The vineyard bought by Conti

The conflict with Madame de Pompadour had cost the Prince de Conti dearly. He could have had a chance of becoming king of Poland but it is speculated that she had a hand in tipping the scales against him. However, this is only guesswork. 

When Madame de Pompadour died in 1764 the Prince de Conti was still in disgrace. He may have outlived his rival but her death did not bring about a return to favour. Instead, Conti outlived Louis XV too and died in Paris in 1776.

fredag den 14. juli 2017

The Anti-Pompadour Faction

Madame de Pompadour's rise to power angered a great deal of people at court. Some disliked her due to her bourgeoisie background while others had hoped that Louis XV would return his affections to Marie Leszczynska. 

Those included in the anti-Pompadour faction counted the Marquis de Maurepas and the Prince de Conti. The latter was Louis XV's own cousin who supported the Jansenist movement. The Marquis de Maurepas served as Minister for the Navy but fell afoul of Louis XV due to his blatantly obvious disdain for the royal mistress. In 1749 that dislike led to Maurepas being exiled from court; he was not the only one to suffer this fate.

Prince de Conti


While pacing his estates, Maurepas' opinions on Madame de Pompadour had definitely not changed. He continued to attack her reputation from afar which can hardly have helped his case.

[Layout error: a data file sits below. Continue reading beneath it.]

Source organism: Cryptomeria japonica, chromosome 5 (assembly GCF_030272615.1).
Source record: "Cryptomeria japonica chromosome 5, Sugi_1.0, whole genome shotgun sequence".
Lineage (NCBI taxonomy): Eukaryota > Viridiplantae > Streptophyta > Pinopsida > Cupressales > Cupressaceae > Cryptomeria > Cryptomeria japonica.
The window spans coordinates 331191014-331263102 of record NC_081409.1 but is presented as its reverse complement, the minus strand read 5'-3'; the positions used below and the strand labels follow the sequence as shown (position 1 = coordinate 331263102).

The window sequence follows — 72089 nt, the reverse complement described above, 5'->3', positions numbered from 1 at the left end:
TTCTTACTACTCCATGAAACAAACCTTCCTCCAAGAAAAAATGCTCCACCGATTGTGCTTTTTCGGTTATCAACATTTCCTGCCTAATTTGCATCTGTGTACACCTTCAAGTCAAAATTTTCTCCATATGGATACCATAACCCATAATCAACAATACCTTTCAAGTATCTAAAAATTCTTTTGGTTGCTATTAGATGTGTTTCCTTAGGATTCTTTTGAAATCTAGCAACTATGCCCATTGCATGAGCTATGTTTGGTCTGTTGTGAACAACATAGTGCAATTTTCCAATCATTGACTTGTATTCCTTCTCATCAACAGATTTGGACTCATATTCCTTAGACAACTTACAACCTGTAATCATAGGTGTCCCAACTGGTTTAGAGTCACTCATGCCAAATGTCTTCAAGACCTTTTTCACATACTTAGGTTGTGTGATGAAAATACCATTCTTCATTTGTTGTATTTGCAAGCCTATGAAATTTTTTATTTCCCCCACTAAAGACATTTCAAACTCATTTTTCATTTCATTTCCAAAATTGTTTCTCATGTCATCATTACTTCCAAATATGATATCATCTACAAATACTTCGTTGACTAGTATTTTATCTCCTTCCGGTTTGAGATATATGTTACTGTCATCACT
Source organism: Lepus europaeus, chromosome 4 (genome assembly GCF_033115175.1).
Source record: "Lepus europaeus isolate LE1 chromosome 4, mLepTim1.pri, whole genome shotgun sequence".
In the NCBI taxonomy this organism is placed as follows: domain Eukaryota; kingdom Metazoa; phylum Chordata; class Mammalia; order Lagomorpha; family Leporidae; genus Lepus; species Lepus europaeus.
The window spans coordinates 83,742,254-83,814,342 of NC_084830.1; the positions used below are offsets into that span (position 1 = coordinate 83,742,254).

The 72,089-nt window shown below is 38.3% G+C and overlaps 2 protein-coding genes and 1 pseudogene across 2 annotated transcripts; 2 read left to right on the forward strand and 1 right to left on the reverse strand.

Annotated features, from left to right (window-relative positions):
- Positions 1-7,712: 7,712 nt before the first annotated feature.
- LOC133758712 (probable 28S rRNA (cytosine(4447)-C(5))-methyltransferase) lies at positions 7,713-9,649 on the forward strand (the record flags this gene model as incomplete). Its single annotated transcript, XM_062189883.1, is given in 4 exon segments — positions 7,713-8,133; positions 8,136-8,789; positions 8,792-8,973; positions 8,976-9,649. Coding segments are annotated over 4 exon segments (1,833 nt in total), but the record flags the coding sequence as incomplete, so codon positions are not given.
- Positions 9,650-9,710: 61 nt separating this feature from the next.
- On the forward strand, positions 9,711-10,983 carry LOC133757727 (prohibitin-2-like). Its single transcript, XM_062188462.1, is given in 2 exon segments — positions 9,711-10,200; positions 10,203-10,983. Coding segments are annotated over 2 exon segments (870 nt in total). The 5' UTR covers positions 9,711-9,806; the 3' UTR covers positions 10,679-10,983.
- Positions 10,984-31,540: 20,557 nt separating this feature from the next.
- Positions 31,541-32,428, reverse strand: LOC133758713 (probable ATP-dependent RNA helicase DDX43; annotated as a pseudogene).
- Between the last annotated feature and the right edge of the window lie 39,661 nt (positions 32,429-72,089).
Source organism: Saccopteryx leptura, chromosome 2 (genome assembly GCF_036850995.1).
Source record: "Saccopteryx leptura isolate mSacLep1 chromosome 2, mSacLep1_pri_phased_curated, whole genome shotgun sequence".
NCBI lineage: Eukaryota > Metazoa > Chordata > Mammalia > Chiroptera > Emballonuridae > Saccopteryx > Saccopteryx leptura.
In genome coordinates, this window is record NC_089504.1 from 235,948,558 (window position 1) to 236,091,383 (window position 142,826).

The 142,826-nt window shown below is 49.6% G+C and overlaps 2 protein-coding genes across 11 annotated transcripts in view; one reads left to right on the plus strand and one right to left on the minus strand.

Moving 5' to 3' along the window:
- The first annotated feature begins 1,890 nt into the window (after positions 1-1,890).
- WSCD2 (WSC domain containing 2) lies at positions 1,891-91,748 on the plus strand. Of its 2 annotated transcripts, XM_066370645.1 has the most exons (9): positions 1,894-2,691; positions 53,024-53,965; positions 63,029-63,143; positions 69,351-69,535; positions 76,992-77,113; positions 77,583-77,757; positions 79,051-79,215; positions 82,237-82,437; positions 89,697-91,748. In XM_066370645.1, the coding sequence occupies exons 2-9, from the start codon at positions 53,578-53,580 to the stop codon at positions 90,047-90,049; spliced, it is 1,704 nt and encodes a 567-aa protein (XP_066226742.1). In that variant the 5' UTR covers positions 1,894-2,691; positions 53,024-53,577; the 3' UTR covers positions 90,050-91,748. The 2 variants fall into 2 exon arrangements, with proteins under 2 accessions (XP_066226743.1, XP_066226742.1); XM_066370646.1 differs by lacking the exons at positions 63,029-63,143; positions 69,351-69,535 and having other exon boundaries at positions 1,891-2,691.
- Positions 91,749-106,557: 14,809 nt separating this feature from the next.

It is quite likely that Maurepas had contributed to spreading lewd and degrading songs about Madame de Pompadour in Paris. One of the more popular ones became all the rage in his year of exile. It ran as follows:

Qu'une bâtarde de catin 
A la cour se voit avancée,
Que dans l'amour ou dans le vin
Louis cherche une gloire aisée;
Ah! Le voilà, ah! Ce voici
Celui qui n'en a nul souci

The translation:
That a bastard strumpet
Should advance at court,
That in love or wine,
Louis should seek easy glory,
Ah! There he is, ah! Here he is,
He without a care


This little verse is but one of countless examples of the literature used against the Marquise. In fact the category grew so big it earned its own name: Poissonades. Caricatures and pamphlets were equally popular in the faction.